Bikepacking From Our Front Door to A Lake in the Middle of Nowhere on Vancouver Island
When Logan decided to start doing bikepacking adventures, I was both extremely excited and very nervous to join in. I didn't grow up biking, or really doing any outdoor activities that involved any kind of extraneous activity and that has meant that for the past few years I have been playing catch- up in the biking and hiking skills department. I didn't, and still don't, feel like I have nearly the endurance that I wish I had, but I am always up for a challenge and willing to try new things, even if that means I might fail and that I will for sure suck for a while.
Bikepacking is something I have wanted to do for a long time, but due to my lack of endurance on a bike and just not knowing anyone that was doing it, I hadn't given much weight to the idea of actually being able to travel to cool places on a bike. That was until Logan decided he wanted to do it and suddenly the doors to try these adventures opened up in front of me. AND it turns out that Vancouver Island is an amazing place to go bikepacking!
For my first bikepacking trip we decided to head to a series of lakes called Nanaimo Lakes not too far from us. It was meant to be a 35-ish km ride from our front door to the lakes where we planned to find a secluded place along the second lake to set up camp. I honestly wasn't sure if I could make it because the most I had ever ridden in a day was 15 km, but it sounded worth the risk.
We invited two friends along and the four of us set out on May Long weekend in hopes of reaching the lakes. The plan was to bike to the lakes the first day, spend a day enjoying camping and then bike back home on the third day. Logan also planned a route to the lakes that meant we wouldn't climb above 300m in elevation in order to avoid any snow that may be remaining thanks to our late spring. I say our elevation didn't reach over 300m, but we climbed lots more than that! The trail was a series of up and down and up and down and up and down in almost 30 degree direct sun.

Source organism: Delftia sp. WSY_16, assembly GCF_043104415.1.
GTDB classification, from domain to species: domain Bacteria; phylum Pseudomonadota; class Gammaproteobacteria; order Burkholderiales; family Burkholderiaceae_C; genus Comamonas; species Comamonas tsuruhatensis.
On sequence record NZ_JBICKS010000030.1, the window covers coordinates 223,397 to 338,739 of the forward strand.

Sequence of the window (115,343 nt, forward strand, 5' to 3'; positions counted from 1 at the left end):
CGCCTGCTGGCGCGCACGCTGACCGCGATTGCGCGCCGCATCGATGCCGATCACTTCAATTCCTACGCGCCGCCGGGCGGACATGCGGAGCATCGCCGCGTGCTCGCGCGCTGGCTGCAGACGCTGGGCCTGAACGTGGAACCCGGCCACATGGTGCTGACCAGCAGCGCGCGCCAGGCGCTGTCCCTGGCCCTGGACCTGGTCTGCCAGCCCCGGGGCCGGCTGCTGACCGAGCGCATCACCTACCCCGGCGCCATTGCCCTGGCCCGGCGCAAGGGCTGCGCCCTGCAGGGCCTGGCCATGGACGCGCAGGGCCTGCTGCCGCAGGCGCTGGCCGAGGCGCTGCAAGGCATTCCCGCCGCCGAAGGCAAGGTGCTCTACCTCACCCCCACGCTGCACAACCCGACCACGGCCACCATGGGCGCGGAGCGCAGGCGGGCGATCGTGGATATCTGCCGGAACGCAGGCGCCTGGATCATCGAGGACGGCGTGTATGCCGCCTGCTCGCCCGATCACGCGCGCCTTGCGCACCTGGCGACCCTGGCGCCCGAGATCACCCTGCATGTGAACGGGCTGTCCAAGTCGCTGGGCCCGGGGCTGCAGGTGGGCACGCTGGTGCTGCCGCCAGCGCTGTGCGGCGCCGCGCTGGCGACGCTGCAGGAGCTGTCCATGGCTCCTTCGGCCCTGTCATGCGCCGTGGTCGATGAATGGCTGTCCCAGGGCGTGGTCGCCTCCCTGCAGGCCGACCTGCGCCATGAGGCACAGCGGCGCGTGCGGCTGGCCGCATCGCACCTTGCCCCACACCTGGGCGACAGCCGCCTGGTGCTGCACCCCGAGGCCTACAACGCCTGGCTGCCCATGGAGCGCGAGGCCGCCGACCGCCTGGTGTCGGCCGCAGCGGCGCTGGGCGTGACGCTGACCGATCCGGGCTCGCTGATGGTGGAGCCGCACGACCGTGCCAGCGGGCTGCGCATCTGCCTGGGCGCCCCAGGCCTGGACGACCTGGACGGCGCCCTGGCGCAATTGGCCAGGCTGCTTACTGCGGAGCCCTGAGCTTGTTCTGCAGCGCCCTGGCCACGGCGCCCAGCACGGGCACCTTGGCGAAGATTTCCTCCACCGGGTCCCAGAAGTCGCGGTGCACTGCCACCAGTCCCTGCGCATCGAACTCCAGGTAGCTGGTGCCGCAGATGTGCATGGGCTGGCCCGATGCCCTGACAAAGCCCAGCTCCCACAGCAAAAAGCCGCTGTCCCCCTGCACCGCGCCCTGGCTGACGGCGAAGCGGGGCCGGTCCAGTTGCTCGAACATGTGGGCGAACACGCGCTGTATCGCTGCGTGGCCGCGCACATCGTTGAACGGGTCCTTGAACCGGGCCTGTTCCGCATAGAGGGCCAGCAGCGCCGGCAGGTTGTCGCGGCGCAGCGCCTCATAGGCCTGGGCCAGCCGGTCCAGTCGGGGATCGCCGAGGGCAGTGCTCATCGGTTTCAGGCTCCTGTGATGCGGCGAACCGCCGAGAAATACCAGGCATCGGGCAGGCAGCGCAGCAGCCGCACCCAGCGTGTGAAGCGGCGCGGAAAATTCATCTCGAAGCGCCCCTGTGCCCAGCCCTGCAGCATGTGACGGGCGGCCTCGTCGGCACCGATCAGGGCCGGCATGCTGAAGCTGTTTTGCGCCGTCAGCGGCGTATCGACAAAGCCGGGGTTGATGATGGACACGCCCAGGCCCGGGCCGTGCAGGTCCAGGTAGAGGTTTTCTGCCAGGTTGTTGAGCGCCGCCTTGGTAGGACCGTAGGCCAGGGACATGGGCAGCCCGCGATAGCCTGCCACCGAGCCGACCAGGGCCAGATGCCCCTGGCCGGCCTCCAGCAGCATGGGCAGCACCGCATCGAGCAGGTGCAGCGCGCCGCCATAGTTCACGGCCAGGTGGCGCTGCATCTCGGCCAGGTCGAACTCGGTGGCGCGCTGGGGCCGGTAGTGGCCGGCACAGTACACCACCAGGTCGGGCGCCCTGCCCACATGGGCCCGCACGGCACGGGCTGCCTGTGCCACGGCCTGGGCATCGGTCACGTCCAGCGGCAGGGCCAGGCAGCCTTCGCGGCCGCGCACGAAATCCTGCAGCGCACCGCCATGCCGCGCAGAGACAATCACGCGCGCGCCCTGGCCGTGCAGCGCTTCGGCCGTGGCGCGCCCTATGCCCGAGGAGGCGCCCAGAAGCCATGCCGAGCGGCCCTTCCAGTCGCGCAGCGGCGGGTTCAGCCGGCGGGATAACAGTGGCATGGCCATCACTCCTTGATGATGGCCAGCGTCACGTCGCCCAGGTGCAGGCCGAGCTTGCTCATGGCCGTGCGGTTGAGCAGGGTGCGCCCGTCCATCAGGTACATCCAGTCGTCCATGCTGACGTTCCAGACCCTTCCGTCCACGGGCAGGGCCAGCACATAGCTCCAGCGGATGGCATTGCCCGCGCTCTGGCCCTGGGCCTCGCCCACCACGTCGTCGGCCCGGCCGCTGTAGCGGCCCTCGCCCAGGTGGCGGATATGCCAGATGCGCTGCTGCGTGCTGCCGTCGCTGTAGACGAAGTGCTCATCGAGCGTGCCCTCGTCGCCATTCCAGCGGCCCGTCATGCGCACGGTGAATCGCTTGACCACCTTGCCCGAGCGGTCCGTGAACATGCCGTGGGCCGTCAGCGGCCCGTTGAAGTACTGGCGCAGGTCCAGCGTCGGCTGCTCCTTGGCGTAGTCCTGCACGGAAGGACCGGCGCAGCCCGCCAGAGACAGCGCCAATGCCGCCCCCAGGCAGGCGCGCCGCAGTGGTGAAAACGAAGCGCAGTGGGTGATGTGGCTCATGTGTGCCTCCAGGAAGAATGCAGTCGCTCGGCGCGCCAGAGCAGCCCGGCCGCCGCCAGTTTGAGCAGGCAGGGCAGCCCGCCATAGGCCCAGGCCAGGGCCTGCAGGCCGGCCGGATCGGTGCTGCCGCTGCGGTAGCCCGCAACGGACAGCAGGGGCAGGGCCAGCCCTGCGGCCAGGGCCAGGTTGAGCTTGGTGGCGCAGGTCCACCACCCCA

The trail wasn't really a trail. It was a series of gravel logging roads with large chunky rocks and gravel, but epic views of the surrounding mountains.
I did a lot of panting and complaining about hills, but by the time we reached the lakes I was both exhausted and wanting to keep going, which was kind of lucky because we had a hard time finding a camping spot. We pedalled up one side of the lake and then back down, half way up the other side and then back down, and in the process we only found one spot that was suitable for camping. It was nestled amongst the trees and off the lake a little bit, so we weren't extremely excited about it at the beginning, but after setting up camp it turned out to be the perfect place. We were out of the sun but still close enough to the lake to enjoy the water.
Our second day we did nothing but relax. We read, napped, and collected water while enjoying the beautiful lake.
On the third day we were blessed with more decline than incline as we pedalled our way home. It was bittersweet to make it back. By the end of the ride I was exhausted, hungry and addicted. And I couldn't wait to plan the next one!
Camping via bikepacking was officially my favourite way to camp (still is!). There is something about being close to nature through your entire journey to the site that makes it feel so much fuller and more worthwhile. Even with the suffering of the hill climbs, I don't know if I will ever want to camp another way again!
Watch the adventure here: